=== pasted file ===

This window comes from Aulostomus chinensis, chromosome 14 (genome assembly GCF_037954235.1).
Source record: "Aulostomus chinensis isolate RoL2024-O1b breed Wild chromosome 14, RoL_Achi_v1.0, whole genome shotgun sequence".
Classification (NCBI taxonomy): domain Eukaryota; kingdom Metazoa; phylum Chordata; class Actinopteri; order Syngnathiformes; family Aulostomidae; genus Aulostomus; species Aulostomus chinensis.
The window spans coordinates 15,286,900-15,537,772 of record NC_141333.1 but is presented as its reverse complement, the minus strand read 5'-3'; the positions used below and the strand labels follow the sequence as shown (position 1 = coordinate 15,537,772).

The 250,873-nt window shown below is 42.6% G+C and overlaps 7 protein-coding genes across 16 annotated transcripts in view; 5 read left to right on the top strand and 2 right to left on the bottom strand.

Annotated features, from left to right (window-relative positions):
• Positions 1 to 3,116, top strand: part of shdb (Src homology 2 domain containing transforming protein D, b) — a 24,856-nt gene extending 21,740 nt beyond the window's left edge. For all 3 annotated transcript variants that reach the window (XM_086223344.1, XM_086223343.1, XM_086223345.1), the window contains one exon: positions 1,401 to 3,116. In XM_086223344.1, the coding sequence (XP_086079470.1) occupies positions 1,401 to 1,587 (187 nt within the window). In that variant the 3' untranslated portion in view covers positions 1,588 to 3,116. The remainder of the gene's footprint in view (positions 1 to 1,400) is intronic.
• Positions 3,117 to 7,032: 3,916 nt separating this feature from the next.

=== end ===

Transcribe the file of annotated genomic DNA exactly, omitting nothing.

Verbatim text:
This window comes from Aulostomus chinensis, chromosome 14 (genome assembly GCF_037954235.1).
Source record: "Aulostomus chinensis isolate RoL2024-O1b breed Wild chromosome 14, RoL_Achi_v1.0, whole genome shotgun sequence".
Classification (NCBI taxonomy): domain Eukaryota; kingdom Metazoa; phylum Chordata; class Actinopteri; order Syngnathiformes; family Aulostomidae; genus Aulostomus; species Aulostomus chinensis.
The window spans coordinates 15,286,900-15,537,772 of record NC_141333.1 but is presented as its reverse complement, the minus strand read 5'-3'; the positions used below and the strand labels follow the sequence as shown (position 1 = coordinate 15,537,772).

The 250,873-nt window shown below is 42.6% G+C and overlaps 7 protein-coding genes across 16 annotated transcripts in view; 5 read left to right on the top strand and 2 right to left on the bottom strand.

Annotated features, from left to right (window-relative positions):
• Positions 1 to 3,116, top strand: part of shdb (Src homology 2 domain containing transforming protein D, b) — a 24,856-nt gene extending 21,740 nt beyond the window's left edge. For all 3 annotated transcript variants that reach the window (XM_086223344.1, XM_086223343.1, XM_086223345.1), the window contains one exon: positions 1,401 to 3,116. In XM_086223344.1, the coding sequence (XP_086079470.1) occupies positions 1,401 to 1,587 (187 nt within the window). In that variant the 3' untranslated portion in view covers positions 1,588 to 3,116. The remainder of the gene's footprint in view (positions 1 to 1,400) is intronic.
• Positions 3,117 to 7,032: 3,916 nt separating this feature from the next.